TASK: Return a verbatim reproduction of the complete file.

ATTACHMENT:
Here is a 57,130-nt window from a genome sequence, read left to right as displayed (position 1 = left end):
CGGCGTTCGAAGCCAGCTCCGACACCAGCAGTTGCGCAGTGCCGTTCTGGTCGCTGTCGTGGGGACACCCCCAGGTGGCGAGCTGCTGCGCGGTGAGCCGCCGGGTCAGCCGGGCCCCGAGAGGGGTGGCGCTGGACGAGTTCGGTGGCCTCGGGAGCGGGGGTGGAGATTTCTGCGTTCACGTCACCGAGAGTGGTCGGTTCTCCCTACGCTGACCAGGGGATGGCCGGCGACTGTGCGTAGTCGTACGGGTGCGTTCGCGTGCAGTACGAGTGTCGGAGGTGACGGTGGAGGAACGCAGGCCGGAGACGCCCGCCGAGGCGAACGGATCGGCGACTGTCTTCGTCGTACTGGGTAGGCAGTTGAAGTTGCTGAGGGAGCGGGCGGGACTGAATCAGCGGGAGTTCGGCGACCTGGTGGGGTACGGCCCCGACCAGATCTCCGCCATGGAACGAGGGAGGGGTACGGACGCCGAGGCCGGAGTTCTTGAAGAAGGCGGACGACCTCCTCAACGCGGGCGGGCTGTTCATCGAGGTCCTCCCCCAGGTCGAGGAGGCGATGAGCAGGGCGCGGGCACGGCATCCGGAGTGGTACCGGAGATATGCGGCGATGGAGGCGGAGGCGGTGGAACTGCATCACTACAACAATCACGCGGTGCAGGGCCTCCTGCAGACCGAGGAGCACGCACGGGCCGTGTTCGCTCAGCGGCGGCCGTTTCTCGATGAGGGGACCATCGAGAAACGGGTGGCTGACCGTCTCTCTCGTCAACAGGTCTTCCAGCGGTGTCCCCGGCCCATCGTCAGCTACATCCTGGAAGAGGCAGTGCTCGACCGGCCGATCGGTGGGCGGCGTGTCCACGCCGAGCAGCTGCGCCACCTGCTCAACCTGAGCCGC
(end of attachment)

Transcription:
Here is a 57,130-nt window from a genome sequence, read left to right as displayed (position 1 = left end):
CGGCGTTCGAAGCCAGCTCCGACACCAGCAGTTGCGCAGTGCCGTTCTGGTCGCTGTCGTGGGGACACCCCCAGGTGGCGAGCTGCTGCGCGGTGAGCCGCCGGGTCAGCCGGGCCCCGAGAGGGGTGGCGCTGGACGAGTTCGGTGGCCTCGGGAGCGGGGGTGGAGATTTCTGCGTTCACGTCACCGAGAGTGGTCGGTTCTCCCTACGCTGACCAGGGGATGGCCGGCGACTGTGCGTAGTCGTACGGGTGCGTTCGCGTGCAGTACGAGTGTCGGAGGTGACGGTGGAGGAACGCAGGCCGGAGACGCCCGCCGAGGCGAACGGATCGGCGACTGTCTTCGTCGTACTGGGTAGGCAGTTGAAGTTGCTGAGGGAGCGGGCGGGACTGAATCAGCGGGAGTTCGGCGACCTGGTGGGGTACGGCCCCGACCAGATCTCCGCCATGGAACGAGGGAGGGGTACGGACGCCGAGGCCGGAGTTCTTGAAGAAGGCGGACGACCTCCTCAACGCGGGCGGGCTGTTCATCGAGGTCCTCCCCCAGGTCGAGGAGGCGATGAGCAGGGCGCGGGCACGGCATCCGGAGTGGTACCGGAGATATGCGGCGATGGAGGCGGAGGCGGTGGAACTGCATCACTACAACAATCACGCGGTGCAGGGCCTCCTGCAGACCGAGGAGCACGCACGGGCCGTGTTCGCTCAGCGGCGGCCGTTTCTCGATGAGGGGACCATCGAGAAACGGGTGGCTGACCGTCTCTCTCGTCAACAGGTCTTCCAGCGGTGTCCCCGGCCCATCGTCAGCTACATCCTGGAAGAGGCAGTGCTCGACCGGCCGATCGGTGGGCGGCGTGTCCACGCCGAGCAGCTGCGCCACCTGCTCAACCTGAGCCGC